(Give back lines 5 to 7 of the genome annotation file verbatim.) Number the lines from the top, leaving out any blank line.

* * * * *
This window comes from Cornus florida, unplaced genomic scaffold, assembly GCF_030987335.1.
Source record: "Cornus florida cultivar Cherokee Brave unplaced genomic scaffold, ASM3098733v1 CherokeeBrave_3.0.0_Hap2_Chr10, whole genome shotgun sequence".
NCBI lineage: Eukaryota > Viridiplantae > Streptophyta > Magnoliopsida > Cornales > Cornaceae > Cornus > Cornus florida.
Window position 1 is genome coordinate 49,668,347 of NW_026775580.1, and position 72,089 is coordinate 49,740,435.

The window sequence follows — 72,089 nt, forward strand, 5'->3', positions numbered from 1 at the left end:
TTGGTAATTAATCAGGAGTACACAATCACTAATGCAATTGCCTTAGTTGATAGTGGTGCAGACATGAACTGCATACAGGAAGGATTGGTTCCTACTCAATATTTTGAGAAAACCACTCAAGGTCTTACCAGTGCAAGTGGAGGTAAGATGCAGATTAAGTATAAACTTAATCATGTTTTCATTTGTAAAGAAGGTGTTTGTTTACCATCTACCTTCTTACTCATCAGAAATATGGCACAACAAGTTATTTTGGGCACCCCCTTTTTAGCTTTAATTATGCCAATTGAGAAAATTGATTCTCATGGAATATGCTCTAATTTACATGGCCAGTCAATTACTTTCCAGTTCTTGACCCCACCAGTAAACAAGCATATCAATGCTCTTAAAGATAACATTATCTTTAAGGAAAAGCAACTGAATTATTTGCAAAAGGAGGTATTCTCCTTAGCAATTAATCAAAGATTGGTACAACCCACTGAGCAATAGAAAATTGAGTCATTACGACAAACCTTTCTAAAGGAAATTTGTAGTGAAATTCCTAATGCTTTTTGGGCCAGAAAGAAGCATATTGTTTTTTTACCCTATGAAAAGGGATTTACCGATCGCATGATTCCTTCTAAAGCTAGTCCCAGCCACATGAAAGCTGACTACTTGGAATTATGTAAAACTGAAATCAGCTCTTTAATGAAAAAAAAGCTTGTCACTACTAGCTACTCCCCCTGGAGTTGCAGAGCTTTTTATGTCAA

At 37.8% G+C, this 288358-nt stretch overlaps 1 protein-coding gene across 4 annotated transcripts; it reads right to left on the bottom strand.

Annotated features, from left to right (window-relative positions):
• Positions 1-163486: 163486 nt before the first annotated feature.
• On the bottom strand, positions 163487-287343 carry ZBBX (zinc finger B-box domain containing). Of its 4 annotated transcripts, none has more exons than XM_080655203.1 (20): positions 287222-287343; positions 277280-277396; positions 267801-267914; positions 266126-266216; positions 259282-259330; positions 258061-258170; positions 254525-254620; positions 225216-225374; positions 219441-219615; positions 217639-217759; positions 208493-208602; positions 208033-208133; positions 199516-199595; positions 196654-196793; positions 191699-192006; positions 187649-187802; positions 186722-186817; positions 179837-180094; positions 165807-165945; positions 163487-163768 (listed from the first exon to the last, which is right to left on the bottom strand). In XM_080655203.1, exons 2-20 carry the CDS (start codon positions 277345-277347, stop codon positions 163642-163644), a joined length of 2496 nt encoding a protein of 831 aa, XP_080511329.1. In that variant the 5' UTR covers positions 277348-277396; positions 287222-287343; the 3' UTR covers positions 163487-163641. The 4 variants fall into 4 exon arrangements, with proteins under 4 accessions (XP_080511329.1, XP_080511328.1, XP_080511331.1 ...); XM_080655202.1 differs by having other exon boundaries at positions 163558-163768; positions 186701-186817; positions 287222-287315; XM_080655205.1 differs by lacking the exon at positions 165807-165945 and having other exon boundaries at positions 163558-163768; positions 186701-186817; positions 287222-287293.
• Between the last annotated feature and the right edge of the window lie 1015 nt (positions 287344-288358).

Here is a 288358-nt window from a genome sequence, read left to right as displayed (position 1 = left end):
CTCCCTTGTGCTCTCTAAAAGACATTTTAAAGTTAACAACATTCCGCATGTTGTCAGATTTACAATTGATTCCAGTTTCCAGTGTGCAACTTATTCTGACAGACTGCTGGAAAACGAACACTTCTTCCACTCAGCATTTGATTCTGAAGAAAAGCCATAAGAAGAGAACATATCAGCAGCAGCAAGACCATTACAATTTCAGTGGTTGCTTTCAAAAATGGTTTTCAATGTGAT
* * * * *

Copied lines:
The window sequence follows — 72,089 nt, forward strand, 5'->3', positions numbered from 1 at the left end:
TTGGTAATTAATCAGGAGTACACAATCACTAATGCAATTGCCTTAGTTGATAGTGGTGCAGACATGAACTGCATACAGGAAGGATTGGTTCCTACTCAATATTTTGAGAAAACCACTCAAGGTCTTACCAGTGCAAGTGGAGGTAAGATGCAGATTAAGTATAAACTTAATCATGTTTTCATTTGTAAAGAAGGTGTTTGTTTACCATCTACCTTCTTACTCATCAGAAATATGGCACAACAAGTTATTTTGGGCACCCCCTTTTTAGCTTTAATTATGCCAATTGAGAAAATTGATTCTCATGGAATATGCTCTAATTTACATGGCCAGTCAATTACTTTCCAGTTCTTGACCCCACCAGTAAACAAGCATATCAATGCTCTTAAAGATAACATTATCTTTAAGGAAAAGCAACTGAATTATTTGCAAAAGGAGGTATTCTCCTTAGCAATTAATCAAAGATTGGTACAACCCACTGAGCAATAGAAAATTGAGTCATTACGACAAACCTTTCTAAAGGAAATTTGTAGTGAAATTCCTAATGCTTTTTGGGCCAGAAAGAAGCATATTGTTTTTTTACCCTATGAAAAGGGATTTACCGATCGCATGATTCCTTCTAAAGCTAGTCCCAGCCACATGAAAGCTGACTACTTGGAATTATGTAAAACTGAAATCAGCTCTTTAATGAAAAAAAAGCTTGTCACTACTAGCTACTCCCCCTGGAGTTGCAGAGCTTTTTATGTCAA

At 37.8% G+C, this 288358-nt stretch overlaps 1 protein-coding gene across 4 annotated transcripts; it reads right to left on the bottom strand.